Philadelphia recently reached a landmark achievement. On Dec. 6, 2017, Project HOME partnered with the city, state, the U.S. Department of Housing and Urban Development  and many other supporters and advocates to break ground on the Gloria Casarez Residence at 1315 N. Eighth St. It is the first young-adult, LGBTQ-friendly, permanent supportive housing in the state of Pennsylvania.

As many as 40 percent of young adults who are homeless identify as LGBTQ. These young adults are often forced from their homes by familial hostility to their sexual orientation or gender identity, and they tend to spend more time homeless than their non-LGBTQ peers. Identity-specific support is an essential component of any program designed to serve this community, and this new residence provides direct support to those in our community battling poverty, marginalization, and an uncertain path into adulthood.

We're grateful to all of the partners that are making the Gloria Casarez Residence a reality. The road to the groundbreaking was not an easy one, and it could not have been accomplished without strong leadership from the powerful voices from the LGBTQ community including Mel Heifetz, Arthur Kaplan and Duane Perry; and John Alchin and Hal Maryatt along with Carrie Jacobs, Executive Director of the Attic, Chris Bartlett the Executive Director of William Way, The Philadelphia Foundation, and the Mazzoni Center. Only through the conviction of that community were we able to accomplish the groundbreaking and provide a level of structure and support for those in our city who need it most.

This is the sixth affordable housing and support services development funded by MPOWER, a Project HOME community investment partnership spearheaded by Leigh and John Middleton that's multiplying our impact to end and prevent homelessness.  MPOWER has brought new partners, resources, expertise, and leadership to Project HOME's proven housing, employment, health-care, recovery and education programs — bringing us closer than ever to being the first major city to end chronic street homelessness.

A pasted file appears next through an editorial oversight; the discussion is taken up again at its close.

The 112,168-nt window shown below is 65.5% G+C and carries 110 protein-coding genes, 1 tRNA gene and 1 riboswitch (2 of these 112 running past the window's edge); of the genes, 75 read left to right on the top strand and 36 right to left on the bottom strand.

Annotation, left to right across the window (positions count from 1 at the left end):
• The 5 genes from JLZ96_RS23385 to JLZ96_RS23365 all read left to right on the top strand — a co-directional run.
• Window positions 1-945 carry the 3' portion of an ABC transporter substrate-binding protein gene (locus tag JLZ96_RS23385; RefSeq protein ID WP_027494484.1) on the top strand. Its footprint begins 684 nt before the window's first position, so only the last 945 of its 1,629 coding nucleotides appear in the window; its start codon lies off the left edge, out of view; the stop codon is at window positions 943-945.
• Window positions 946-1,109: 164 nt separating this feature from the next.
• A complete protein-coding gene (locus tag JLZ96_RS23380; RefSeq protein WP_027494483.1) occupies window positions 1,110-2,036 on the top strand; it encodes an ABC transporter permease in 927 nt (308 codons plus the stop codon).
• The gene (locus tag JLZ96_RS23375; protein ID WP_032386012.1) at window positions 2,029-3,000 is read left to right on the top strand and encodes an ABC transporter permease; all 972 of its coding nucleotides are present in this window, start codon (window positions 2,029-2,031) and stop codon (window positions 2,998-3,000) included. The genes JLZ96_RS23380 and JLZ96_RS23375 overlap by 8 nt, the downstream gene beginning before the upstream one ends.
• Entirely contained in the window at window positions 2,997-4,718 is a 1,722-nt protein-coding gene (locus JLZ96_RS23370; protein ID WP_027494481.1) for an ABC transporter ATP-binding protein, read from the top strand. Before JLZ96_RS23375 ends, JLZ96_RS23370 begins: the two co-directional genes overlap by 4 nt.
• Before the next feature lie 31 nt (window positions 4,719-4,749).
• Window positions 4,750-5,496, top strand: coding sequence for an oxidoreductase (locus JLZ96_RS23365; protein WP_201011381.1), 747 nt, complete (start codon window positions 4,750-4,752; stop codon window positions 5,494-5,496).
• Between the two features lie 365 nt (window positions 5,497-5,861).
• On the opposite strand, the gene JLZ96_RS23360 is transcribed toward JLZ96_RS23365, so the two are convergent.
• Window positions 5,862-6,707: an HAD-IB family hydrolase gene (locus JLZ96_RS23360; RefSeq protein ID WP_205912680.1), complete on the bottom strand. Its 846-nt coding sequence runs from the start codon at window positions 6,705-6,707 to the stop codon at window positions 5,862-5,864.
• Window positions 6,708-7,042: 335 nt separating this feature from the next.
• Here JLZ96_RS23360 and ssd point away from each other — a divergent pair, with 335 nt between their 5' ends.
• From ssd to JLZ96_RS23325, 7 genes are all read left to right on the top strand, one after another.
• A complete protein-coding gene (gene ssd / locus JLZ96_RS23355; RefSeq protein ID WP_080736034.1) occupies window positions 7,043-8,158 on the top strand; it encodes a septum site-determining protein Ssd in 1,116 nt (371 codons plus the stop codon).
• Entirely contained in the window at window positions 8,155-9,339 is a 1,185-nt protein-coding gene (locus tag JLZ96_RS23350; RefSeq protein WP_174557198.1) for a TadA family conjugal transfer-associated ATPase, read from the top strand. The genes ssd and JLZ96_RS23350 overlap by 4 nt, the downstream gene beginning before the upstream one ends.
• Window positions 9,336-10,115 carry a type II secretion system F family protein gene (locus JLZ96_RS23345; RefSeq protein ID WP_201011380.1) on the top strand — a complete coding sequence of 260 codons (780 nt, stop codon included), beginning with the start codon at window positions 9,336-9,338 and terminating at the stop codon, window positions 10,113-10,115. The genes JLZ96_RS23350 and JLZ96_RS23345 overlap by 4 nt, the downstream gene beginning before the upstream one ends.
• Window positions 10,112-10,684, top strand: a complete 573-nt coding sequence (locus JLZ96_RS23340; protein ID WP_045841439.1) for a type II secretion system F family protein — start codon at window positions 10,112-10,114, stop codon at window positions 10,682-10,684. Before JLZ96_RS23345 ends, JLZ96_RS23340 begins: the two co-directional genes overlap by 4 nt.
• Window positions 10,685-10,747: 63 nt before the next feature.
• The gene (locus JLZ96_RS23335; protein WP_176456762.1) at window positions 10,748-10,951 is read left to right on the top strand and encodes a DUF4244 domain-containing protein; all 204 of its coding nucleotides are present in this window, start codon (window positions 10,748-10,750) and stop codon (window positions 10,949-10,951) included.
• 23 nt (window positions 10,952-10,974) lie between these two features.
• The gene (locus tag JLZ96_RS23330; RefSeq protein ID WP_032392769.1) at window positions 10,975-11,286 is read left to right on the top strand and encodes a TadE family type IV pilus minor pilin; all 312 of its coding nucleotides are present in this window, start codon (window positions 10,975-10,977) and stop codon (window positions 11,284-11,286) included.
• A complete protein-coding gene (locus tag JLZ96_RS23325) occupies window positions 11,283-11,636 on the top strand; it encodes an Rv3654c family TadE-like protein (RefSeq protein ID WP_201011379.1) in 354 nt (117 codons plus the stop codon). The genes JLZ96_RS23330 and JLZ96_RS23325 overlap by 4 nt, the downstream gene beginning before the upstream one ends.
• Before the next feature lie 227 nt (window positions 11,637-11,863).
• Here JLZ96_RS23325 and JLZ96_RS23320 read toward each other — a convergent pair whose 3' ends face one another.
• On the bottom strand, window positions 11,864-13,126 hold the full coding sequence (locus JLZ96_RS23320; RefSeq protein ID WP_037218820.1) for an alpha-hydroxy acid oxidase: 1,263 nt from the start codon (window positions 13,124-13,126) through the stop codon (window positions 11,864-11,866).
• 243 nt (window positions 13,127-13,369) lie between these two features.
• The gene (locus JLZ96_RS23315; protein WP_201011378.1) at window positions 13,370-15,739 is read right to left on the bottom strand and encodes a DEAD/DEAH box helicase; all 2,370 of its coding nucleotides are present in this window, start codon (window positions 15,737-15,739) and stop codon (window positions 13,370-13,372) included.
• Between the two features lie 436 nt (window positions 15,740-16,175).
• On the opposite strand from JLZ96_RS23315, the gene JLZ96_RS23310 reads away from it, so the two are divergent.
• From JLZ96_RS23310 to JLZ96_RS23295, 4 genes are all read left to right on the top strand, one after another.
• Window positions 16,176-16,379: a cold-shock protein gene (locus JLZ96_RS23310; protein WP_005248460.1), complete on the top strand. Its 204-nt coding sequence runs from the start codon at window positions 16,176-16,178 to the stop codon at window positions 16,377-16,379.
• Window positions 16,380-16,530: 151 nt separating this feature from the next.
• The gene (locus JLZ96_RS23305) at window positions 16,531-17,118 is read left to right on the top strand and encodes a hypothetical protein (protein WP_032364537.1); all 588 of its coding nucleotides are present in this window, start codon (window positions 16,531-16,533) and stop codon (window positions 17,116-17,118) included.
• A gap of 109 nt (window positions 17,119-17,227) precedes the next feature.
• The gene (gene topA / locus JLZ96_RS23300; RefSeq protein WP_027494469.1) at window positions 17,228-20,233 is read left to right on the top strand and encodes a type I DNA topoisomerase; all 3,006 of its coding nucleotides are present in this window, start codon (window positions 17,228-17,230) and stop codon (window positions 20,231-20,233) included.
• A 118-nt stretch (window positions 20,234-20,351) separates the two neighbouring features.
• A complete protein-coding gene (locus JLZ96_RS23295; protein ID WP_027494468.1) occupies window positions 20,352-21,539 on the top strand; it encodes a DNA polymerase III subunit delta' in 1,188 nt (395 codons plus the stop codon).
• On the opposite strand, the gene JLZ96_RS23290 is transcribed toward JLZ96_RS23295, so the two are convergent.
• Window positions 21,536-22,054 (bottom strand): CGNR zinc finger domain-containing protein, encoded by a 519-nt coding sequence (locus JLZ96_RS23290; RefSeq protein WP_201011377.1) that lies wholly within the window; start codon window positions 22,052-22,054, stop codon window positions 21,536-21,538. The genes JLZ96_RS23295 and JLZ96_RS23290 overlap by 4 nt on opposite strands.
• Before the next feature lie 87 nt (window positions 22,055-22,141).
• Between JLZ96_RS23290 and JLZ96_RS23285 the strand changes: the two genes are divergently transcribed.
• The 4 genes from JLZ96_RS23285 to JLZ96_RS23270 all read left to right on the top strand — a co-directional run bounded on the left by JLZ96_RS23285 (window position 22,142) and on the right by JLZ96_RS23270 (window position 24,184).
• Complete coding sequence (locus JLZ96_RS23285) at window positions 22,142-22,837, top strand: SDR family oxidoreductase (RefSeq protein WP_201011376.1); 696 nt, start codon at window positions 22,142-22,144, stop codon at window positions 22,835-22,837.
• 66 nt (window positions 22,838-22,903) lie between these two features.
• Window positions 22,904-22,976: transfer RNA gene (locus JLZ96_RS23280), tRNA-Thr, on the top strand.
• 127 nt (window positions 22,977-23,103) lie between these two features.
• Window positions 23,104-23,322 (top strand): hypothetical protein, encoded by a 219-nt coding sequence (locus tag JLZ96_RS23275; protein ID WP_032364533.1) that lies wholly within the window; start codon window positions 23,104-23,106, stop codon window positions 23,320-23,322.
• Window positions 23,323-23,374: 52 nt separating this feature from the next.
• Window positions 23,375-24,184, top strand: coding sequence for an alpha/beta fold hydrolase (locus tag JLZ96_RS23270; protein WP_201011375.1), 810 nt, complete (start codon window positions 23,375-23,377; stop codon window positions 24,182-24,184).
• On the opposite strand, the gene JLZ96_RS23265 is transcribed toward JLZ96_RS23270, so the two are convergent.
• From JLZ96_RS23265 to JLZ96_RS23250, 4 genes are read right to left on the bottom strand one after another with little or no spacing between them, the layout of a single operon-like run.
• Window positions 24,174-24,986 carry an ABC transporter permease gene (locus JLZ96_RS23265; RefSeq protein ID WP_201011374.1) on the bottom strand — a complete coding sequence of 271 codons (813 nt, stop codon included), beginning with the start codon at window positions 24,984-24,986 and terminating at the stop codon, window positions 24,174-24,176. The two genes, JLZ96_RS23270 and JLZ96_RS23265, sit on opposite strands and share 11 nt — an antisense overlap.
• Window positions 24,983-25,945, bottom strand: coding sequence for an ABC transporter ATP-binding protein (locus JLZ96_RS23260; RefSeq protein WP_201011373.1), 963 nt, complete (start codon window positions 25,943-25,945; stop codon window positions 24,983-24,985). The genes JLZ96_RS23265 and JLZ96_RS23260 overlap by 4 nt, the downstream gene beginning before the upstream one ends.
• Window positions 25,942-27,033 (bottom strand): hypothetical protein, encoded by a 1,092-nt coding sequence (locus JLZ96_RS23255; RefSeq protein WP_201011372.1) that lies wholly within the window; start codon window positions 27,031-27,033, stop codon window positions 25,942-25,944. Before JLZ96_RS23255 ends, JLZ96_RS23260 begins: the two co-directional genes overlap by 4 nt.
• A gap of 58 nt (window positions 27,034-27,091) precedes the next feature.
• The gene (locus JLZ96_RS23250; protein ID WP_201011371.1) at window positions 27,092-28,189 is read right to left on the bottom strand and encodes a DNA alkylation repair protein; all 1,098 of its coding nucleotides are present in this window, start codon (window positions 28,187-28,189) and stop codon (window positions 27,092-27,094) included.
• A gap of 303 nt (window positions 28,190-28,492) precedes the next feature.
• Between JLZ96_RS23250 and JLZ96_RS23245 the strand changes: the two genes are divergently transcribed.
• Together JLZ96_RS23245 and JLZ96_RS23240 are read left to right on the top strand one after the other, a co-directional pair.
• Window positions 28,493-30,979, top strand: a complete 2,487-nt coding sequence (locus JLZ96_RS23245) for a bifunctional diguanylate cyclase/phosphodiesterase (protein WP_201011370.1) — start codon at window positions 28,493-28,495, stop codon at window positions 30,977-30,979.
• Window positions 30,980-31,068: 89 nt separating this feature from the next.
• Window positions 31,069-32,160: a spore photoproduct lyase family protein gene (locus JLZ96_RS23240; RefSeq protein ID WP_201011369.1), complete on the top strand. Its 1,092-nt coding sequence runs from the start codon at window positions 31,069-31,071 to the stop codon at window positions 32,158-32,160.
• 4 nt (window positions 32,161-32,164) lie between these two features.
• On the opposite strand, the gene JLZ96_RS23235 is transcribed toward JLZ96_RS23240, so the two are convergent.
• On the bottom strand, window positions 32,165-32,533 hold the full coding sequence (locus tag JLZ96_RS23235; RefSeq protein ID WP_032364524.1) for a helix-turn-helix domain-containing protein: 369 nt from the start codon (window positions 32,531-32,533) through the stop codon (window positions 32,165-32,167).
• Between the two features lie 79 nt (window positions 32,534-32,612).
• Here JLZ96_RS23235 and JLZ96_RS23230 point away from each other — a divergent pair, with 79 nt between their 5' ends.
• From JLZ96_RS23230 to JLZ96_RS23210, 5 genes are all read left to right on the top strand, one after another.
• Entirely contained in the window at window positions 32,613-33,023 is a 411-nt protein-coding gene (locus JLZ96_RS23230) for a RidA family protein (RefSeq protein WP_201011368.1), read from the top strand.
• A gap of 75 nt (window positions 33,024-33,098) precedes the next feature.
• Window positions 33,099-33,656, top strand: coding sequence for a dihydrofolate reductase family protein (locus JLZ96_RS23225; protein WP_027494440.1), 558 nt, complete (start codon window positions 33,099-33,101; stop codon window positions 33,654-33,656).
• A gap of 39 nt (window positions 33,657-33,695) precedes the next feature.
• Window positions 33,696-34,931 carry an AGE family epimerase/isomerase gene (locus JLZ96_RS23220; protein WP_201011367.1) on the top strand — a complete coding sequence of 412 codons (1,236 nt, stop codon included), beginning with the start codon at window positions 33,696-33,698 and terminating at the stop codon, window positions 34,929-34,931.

But while we celebrate this progress, it is also tinged with sadness. This building is named in honor of Gloria Casarez, an outspoken and accomplished advocate for LGBTQ citizens and all citizens of our city. When Gloria passed away in 2014, Philadelphia lost a powerful leader. I remember Gloria as a young idealistic undergrad fighting for justice, just as I remember her as a passionate civil servant as the city's first director of the Mayor's Office of Lesbian, Gay, Bisexual and Transgender Affairs. Seeing Gloria's family at the groundbreaking strengthened our resolve to work every day to continue her work and honor her legacy.

We need strong voices like Gloria's. During the groundbreaking, we heard powerful, inspiring words from elected officials, community leaders and young adults who have experienced homelessness. The Gloria Casarez Residence represents an important step forward.  Yet much remains to be done in even more challenging political times.

Throughout our communities and our country, we're facing big decisions about the kind of nation we want to be, and how we will support those among us most in need of an equal opportunity to live stable and productive lives. For far too many, becoming an adult brings more uncertainty, fear, and marginalization.

Make no mistake: The policies enacted by our local, state and national elected officials directly impact the lives of all of us, and those at-risk groups most of all. Project HOME remains committed to our belief that everyone, regardless of their circumstances, orientations or upbringing, deserves a chance to develop their potential and contribute their talents and skills to our world.

With the Gloria Casarez Residence, we can provide an opportunity for a bright future for young adults and for our city. In the years to come, we can offer hundreds of young people not just a roof over their heads, but a chance at stability, employment, and post-secondary education.

This must only be the beginning. Our elected officials must go beyond stirring words and vote to give us the tools to build a promising future for all; to share our belief that none of us are home until all of us are home; to remember Gloria Casarez and work every day to honor her legacy.

Sister Mary Scullion is the president and executive director of Project HOME.